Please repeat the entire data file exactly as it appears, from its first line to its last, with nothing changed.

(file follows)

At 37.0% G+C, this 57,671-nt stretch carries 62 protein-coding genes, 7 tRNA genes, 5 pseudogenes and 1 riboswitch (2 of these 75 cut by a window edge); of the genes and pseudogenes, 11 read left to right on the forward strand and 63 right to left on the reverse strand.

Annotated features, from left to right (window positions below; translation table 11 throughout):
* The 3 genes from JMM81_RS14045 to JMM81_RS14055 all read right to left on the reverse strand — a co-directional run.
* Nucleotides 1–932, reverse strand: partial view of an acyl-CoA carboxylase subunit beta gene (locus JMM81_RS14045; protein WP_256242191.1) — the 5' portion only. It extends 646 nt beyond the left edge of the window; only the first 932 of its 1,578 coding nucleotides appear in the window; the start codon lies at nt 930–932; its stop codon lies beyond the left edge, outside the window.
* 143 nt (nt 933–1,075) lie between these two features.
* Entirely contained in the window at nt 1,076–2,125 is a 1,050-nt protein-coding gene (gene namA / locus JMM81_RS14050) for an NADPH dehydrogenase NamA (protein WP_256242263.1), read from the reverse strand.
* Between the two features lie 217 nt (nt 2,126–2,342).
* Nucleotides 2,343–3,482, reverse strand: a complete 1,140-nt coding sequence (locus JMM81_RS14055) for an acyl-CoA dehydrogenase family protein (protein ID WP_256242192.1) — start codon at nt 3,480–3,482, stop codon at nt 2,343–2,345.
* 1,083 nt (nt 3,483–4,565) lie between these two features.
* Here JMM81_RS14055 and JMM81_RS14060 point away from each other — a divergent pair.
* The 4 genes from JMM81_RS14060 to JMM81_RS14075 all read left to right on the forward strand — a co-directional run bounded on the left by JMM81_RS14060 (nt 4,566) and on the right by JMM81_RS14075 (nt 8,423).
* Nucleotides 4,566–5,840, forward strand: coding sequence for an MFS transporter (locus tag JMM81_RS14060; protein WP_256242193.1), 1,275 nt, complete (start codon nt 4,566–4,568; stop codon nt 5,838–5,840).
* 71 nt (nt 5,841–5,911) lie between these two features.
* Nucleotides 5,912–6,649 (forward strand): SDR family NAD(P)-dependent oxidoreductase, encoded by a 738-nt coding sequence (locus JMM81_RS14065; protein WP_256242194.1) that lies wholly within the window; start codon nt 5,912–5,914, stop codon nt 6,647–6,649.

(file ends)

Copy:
At 37.0% G+C, this 57,671-nt stretch carries 62 protein-coding genes, 7 tRNA genes, 5 pseudogenes and 1 riboswitch (2 of these 75 cut by a window edge); of the genes and pseudogenes, 11 read left to right on the forward strand and 63 right to left on the reverse strand.

Annotated features, from left to right (window positions below; translation table 11 throughout):
* The 3 genes from JMM81_RS14045 to JMM81_RS14055 all read right to left on the reverse strand — a co-directional run.
* Nucleotides 1–932, reverse strand: partial view of an acyl-CoA carboxylase subunit beta gene (locus JMM81_RS14045; protein WP_256242191.1) — the 5' portion only. It extends 646 nt beyond the left edge of the window; only the first 932 of its 1,578 coding nucleotides appear in the window; the start codon lies at nt 930–932; its stop codon lies beyond the left edge, outside the window.
* 143 nt (nt 933–1,075) lie between these two features.
* Entirely contained in the window at nt 1,076–2,125 is a 1,050-nt protein-coding gene (gene namA / locus JMM81_RS14050) for an NADPH dehydrogenase NamA (protein WP_256242263.1), read from the reverse strand.
* Between the two features lie 217 nt (nt 2,126–2,342).
* Nucleotides 2,343–3,482, reverse strand: a complete 1,140-nt coding sequence (locus JMM81_RS14055) for an acyl-CoA dehydrogenase family protein (protein ID WP_256242192.1) — start codon at nt 3,480–3,482, stop codon at nt 2,343–2,345.
* 1,083 nt (nt 3,483–4,565) lie between these two features.
* Here JMM81_RS14055 and JMM81_RS14060 point away from each other — a divergent pair.
* The 4 genes from JMM81_RS14060 to JMM81_RS14075 all read left to right on the forward strand — a co-directional run bounded on the left by JMM81_RS14060 (nt 4,566) and on the right by JMM81_RS14075 (nt 8,423).
* Nucleotides 4,566–5,840, forward strand: coding sequence for an MFS transporter (locus tag JMM81_RS14060; protein WP_256242193.1), 1,275 nt, complete (start codon nt 4,566–4,568; stop codon nt 5,838–5,840).
* 71 nt (nt 5,841–5,911) lie between these two features.
* Nucleotides 5,912–6,649 (forward strand): SDR family NAD(P)-dependent oxidoreductase, encoded by a 738-nt coding sequence (locus JMM81_RS14065; protein WP_256242194.1) that lies wholly within the window; start codon nt 5,912–5,914, stop codon nt 6,647–6,649.